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1 Cit. We do, Sir; tell us what hath brought you

to't. Cor. Mine own desert. 2 Cit. Your own defert ? Cor. Ay, not mine own desire. i Cit. How! not your own desire ?

Cor. No, Sir. 'Twas never my desire yet to trouble the Poor with begging.

1 Cit. You must think, if we give you any thing, we hope to gain by you.

Cor. Well then, I pray, your price o'th' Consulship? i Cit. The price is, tó ask it kindly.

Cor. Kindly, Sir? I pray, let me ha't. I have wounds to shew you, which shall be yours in private. Your good voice, Sir. What say you i ?

Both Cit. You shall ha't, worthy Sir.

Cor. A match, Sir. There's in all two worthy voices begg’d. I have your alms, adieu.

i Cit. But this is something odd.
2 Cit. An 'twere to give again.-But 'tis no matter.

[Exeunt. Two other Citizens. Cor. Pray you now, if it may stand with the tune of your voices, that I may be Consul. I have here the customary Gown.

i Cit. You have deserved nobly of your Country, and you have not deserved nobly.

Cor. Your ænigma.

i Cit. You have been a scourge to her enemies; you have been a rod to her friends. You have not, indeed, loved the common People.

Cor. You should account me the more virtuous, that I have not been common in my love. I will, Sir, fiatter my sworn Brother, the People, to earn a dearer estimation of them ; 'tis a condition they account gentle; and since the wisdom of their choice is rather to have my cap than my heart, I will practice the infinuating nod, and be off to them most counterfeitly; that is, Sir, I will counterfeit the bewitchment of some popular Man, and give it bountifully to the Desirers. Therefore, beseech you, I may be Consul.

2 Cit. We hope to find you our Friend ; and therefore give you our voices heartily.

i Cit. You have received many wounds for your Country.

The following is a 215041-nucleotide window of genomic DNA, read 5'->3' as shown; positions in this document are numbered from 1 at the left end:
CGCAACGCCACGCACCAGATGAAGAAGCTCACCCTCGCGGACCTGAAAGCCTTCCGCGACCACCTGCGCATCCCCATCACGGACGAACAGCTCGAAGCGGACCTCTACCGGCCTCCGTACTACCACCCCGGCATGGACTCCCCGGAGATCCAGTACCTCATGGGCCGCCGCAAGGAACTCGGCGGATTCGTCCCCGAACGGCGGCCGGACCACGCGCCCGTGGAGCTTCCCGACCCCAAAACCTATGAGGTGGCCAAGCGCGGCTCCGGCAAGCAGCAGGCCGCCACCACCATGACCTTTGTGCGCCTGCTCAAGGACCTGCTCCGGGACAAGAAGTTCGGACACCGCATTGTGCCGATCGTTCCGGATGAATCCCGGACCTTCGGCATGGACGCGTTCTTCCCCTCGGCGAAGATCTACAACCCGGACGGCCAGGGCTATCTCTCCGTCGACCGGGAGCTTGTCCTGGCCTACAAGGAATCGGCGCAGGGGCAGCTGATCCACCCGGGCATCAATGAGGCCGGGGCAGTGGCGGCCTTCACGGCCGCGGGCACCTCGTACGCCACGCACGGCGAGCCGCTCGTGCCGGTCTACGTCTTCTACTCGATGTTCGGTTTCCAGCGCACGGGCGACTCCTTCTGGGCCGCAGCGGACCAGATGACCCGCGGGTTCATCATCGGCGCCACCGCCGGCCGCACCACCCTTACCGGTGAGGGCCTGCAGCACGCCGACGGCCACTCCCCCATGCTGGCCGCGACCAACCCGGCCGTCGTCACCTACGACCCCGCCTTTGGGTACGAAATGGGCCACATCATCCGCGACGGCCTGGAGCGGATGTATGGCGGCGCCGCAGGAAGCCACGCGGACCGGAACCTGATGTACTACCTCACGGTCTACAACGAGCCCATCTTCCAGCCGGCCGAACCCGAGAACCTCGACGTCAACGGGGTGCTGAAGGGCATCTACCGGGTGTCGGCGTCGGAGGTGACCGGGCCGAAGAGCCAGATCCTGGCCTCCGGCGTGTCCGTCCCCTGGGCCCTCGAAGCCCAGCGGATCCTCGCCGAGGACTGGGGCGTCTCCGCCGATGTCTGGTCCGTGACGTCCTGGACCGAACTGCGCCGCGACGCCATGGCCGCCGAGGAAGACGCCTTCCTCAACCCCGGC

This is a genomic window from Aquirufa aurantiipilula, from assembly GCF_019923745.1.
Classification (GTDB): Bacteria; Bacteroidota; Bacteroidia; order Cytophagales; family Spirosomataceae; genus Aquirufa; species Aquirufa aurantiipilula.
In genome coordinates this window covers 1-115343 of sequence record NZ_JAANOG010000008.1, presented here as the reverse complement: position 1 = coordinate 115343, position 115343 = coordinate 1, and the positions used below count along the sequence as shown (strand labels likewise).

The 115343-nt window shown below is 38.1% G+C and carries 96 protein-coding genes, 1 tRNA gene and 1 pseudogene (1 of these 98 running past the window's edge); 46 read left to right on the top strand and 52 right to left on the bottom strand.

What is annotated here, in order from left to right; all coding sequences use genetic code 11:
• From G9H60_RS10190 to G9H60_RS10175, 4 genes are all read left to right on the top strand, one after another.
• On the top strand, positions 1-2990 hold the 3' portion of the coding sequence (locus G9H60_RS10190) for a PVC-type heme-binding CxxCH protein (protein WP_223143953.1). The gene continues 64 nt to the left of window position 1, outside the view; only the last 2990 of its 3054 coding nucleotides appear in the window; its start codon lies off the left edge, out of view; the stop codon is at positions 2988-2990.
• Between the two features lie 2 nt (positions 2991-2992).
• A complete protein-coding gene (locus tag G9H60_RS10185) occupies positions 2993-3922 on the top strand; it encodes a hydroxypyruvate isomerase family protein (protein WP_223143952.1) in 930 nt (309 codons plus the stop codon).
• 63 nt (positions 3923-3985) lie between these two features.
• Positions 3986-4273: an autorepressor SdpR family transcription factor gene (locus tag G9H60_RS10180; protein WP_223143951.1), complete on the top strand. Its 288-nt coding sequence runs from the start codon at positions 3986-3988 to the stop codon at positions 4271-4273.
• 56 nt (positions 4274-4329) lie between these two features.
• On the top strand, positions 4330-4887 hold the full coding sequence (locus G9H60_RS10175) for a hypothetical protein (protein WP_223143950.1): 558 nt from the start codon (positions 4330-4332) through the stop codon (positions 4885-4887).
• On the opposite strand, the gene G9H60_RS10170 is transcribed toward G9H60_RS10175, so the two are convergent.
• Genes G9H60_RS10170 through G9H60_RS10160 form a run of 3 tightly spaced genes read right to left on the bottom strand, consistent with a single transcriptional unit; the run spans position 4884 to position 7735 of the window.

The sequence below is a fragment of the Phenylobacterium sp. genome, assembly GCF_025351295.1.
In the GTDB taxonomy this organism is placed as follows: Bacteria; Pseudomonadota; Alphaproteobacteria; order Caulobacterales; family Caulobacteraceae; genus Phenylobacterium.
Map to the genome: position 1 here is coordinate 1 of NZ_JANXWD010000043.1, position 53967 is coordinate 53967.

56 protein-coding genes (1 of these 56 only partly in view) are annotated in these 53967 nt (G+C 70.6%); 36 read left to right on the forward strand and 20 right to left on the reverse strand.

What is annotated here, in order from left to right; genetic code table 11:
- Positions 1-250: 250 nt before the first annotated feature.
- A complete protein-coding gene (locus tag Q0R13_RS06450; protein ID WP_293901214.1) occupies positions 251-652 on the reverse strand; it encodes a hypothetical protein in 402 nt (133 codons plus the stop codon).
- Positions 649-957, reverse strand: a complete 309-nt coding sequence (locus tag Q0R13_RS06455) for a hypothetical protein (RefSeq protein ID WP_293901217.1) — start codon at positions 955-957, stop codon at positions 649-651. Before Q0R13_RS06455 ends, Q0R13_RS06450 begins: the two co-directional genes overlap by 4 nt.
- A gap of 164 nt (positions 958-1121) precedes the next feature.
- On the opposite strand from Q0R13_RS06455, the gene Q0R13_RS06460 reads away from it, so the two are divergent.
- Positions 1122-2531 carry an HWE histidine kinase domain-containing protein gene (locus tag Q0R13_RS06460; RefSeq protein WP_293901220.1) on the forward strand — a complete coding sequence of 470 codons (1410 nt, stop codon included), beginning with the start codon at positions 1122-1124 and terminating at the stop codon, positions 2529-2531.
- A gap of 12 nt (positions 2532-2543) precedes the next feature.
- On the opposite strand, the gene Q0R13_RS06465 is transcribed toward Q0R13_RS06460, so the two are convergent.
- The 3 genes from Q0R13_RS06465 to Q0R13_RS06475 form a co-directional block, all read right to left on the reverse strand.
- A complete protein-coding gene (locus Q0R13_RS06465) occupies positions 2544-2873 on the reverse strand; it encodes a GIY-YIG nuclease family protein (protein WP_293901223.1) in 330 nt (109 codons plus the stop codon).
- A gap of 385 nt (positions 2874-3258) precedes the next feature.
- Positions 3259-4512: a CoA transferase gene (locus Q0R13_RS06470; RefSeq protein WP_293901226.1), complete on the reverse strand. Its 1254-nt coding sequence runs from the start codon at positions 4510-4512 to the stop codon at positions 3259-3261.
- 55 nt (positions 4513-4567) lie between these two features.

Cor.'' I will not seal your knowledge with Thewing them. I will make much of your voices, and so trouble you no further. Both. The Gods give you joy, Sir, heartily!

(Exeunt. Cor. Most sweet voices. Better it is to die, better to starve, Than crave che hire, which first we do deserve. · Why in this woolvish Gown should I stand here, To beg of Hob and Dick, that do appear, Their needless Voucher ? Custom calls me to't What Custom wills in all things, should we do't, The dust on antique time would lie unswept, And mountainous error be too highly heape, For truth to o'er-peer.-Rather than fool it so, Let the high Office and the Honour go To one that would do thus.--I am half througl ; The one part suffer'd, the other will I do.


9 I will not fal your know- and such others as make their ledge) I will not strengthen or pearance here, their urrecrfjary compleat your knowledge. The votes. I rather think we thould feal is that which gives authen- read, ticity to a writing.

Their needless vouches.
Wby-lbould I pand bere, But voucher may ferve, as it
To beg of Hob and Dick, that may perhaps fignify either the

act or the agent. Their needless Voucher? ] --this wooluill Gown] SigniWhy Atand I hear in this ragged fies this rough birsute gown. apparel to beg of Hob and Dick,


do appear,

Three Citizens wore.

Here come more voices.
Your voices—for your voices I have fought ;
Watch'd for your voices; for your voices, bear
Of wounds two dozen and odd ; battles thrice fix
I've seen, and heard of; for your voices, have
Done many things, some less, some more ; your

Indeed, I would be Consul.

1 Cit. He has done nobly, and cannot go without any honest man's voice.

2 Cit. Therefore let him be Conful, the Gods give him joy, and make him a good friend to the People. All. Amen, amen. God save thee, noble Consul.

[Exeunt. Cor. Worthy voices !